For example, if you have Saskatchewan insurance (payouts are capped) and caused a loss in Alberta (unlimited payouts), they you are likely going to be underinsured and at risk of a high-cost civil suit. Compensation awarded above the value that your insurance covers would have to be paid personally - meaning you could lose your savings, your land, or even your home. Brokers generally recommend that border-crossing Saskatchewan-resident drivers buy-up their policies to $3M liability (which is also the recommended base for Alberta-resident drivers).


Not only are accidents quantified based on the laws where the loss occurs, they’re quantified in that currency. If there is any chance of taking your vehicle to into the States, brokers typically recommend liability coverage at $5 million. At our current $1CDN:$0.76USD exchange, a $3M liability in the US would cost $3.95M in Canadian dollars.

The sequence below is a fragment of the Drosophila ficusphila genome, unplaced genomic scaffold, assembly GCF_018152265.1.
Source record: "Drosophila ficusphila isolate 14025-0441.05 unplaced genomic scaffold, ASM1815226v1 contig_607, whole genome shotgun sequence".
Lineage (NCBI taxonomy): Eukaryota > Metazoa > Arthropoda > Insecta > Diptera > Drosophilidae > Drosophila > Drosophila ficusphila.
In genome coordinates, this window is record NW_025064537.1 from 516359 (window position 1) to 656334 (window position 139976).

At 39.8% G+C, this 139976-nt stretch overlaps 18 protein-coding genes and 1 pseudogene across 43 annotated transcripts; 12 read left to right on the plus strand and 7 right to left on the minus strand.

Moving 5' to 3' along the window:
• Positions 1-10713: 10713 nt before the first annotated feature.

As with all of your planning needs, your property and liability insurance should be reviewed regularly. If it’s been more than three years since you’ve sat down with your broker, it’s time to book a review. If you have questions on what kinds of questions you should be asking your property and liability broker, or for more information on insurance planning, speak with a Certified Financial Planner today.

Written by Meagan S. Balaneski, CFP, R.F.P CERTIFIED FINANCIAL PLANNER®
Advantage Insurance & Investment Advisors

Investment Funds Representative
Manulife Securities Investment Services Inc.

The opinions expressed are those of Meagan S. Balaneski and may not necessarily reflect the views of Manulife Securities Investment Services Inc.